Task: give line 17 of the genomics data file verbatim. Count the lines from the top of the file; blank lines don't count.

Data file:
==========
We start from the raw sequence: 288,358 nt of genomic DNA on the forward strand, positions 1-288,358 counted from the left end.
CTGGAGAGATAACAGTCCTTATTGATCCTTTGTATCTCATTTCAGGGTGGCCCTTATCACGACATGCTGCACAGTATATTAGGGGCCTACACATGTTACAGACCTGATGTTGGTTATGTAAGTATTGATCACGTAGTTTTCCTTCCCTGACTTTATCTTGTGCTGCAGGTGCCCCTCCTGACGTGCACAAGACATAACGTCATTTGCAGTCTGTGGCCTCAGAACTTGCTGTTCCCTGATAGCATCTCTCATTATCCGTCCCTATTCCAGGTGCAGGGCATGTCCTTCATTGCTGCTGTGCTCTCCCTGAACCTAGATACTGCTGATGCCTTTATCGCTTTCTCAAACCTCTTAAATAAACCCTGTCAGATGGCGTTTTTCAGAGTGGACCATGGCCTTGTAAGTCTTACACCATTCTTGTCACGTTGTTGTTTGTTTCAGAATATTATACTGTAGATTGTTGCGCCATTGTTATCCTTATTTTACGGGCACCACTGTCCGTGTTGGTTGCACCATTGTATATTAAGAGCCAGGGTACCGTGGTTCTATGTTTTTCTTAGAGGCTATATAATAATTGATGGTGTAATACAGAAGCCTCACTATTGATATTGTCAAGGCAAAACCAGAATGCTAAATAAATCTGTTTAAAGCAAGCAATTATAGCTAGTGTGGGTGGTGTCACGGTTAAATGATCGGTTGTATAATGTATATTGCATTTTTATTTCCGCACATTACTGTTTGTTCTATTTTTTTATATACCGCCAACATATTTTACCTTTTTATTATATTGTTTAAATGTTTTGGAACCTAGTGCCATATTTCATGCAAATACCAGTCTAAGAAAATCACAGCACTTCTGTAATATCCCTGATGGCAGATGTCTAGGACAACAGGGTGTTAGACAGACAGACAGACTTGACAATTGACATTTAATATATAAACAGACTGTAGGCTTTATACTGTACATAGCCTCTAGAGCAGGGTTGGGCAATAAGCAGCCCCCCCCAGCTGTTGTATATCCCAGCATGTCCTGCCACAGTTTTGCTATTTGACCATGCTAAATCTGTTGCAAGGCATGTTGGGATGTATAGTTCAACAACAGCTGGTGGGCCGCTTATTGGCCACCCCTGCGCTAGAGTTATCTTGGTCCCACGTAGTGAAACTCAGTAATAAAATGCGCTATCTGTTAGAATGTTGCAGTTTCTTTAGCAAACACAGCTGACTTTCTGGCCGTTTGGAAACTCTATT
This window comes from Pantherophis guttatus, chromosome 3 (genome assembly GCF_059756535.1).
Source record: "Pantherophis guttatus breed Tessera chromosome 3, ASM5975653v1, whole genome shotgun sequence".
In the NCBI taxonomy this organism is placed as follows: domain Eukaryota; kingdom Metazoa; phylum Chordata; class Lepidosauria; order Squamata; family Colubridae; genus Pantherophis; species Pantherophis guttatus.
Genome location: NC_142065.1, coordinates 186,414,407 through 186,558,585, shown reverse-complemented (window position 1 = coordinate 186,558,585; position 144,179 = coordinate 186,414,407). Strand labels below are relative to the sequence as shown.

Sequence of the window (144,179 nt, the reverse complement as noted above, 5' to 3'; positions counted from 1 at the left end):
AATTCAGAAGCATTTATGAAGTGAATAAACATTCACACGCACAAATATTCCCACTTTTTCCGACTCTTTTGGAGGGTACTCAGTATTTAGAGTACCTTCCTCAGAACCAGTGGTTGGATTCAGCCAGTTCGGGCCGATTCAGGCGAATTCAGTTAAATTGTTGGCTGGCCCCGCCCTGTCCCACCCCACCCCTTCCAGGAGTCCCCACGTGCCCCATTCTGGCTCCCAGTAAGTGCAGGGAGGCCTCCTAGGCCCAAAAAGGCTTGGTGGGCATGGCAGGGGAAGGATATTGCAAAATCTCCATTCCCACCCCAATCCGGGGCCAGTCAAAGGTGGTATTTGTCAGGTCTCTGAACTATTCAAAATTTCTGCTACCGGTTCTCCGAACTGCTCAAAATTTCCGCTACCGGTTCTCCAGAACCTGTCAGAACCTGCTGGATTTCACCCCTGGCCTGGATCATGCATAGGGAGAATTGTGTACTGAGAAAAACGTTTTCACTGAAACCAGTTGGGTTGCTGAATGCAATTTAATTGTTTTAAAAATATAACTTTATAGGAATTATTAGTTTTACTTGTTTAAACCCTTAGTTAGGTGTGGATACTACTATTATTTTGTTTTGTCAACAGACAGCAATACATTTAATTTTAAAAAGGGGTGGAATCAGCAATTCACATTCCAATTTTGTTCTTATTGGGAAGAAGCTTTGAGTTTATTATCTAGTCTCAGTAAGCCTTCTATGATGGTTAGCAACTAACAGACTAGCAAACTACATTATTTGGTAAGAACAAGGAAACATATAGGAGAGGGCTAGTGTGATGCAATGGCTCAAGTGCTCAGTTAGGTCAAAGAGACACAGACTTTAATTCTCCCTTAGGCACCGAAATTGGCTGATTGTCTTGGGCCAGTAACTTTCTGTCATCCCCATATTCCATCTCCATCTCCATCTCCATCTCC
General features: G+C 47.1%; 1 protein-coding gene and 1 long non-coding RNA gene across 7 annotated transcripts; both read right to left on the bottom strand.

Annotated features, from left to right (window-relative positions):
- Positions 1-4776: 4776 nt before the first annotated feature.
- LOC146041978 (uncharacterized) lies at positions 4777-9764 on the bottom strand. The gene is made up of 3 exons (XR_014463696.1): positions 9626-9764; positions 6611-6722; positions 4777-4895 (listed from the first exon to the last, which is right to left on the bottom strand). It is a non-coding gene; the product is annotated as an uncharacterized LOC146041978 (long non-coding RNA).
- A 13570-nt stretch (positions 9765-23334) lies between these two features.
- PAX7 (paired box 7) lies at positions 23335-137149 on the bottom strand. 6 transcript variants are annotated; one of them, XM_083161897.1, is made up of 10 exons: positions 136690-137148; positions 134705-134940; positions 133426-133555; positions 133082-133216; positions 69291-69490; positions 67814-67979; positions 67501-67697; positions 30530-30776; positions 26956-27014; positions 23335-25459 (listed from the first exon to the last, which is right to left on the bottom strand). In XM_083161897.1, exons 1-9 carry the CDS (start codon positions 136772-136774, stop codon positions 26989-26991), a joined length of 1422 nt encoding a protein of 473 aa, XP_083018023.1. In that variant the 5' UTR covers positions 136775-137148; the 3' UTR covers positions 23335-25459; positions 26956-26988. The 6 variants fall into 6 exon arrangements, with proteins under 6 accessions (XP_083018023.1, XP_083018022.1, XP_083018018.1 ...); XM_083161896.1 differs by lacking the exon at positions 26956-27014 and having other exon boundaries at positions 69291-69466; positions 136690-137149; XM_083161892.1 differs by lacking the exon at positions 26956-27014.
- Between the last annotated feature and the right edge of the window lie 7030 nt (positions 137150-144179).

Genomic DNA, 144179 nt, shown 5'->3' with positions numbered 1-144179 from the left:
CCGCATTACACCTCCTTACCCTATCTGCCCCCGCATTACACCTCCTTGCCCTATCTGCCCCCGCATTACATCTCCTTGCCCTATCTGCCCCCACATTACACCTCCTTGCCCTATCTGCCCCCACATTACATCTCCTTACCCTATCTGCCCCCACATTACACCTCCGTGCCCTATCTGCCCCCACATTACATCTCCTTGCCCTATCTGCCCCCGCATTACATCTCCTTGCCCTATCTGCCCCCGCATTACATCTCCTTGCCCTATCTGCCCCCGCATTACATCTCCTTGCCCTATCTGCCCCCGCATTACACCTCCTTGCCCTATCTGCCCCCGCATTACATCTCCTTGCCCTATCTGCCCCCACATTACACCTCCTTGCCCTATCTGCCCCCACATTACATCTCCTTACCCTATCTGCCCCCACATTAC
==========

CCGCATTACACCTCCTTACCCTATCTGCCCCCGCATTACACCTCCTTGCCCTATCTGCCCCCGCATTACATCTCCTTGCCCTATCTGCCCCCACATTACACCTCCTTGCCCTATCTGCCCCCACATTACATCTCCTTACCCTATCTGCCCCCACATTACACCTCCGTGCCCTATCTGCCCCCACATTACATCTCCTTGCCCTATCTGCCCCCGCATTACATCTCCTTGCCCTATCTGCCCCCGCATTACATCTCCTTGCCCTATCTGCCCCCGCATTACATCTCCTTGCCCTATCTGCCCCCGCATTACACCTCCTTGCCCTATCTGCCCCCGCATTACATCTCCTTGCCCTATCTGCCCCCACATTACACCTCCTTGCCCTATCTGCCCCCACATTACATCTCCTTACCCTATCTGCCCCCACATTAC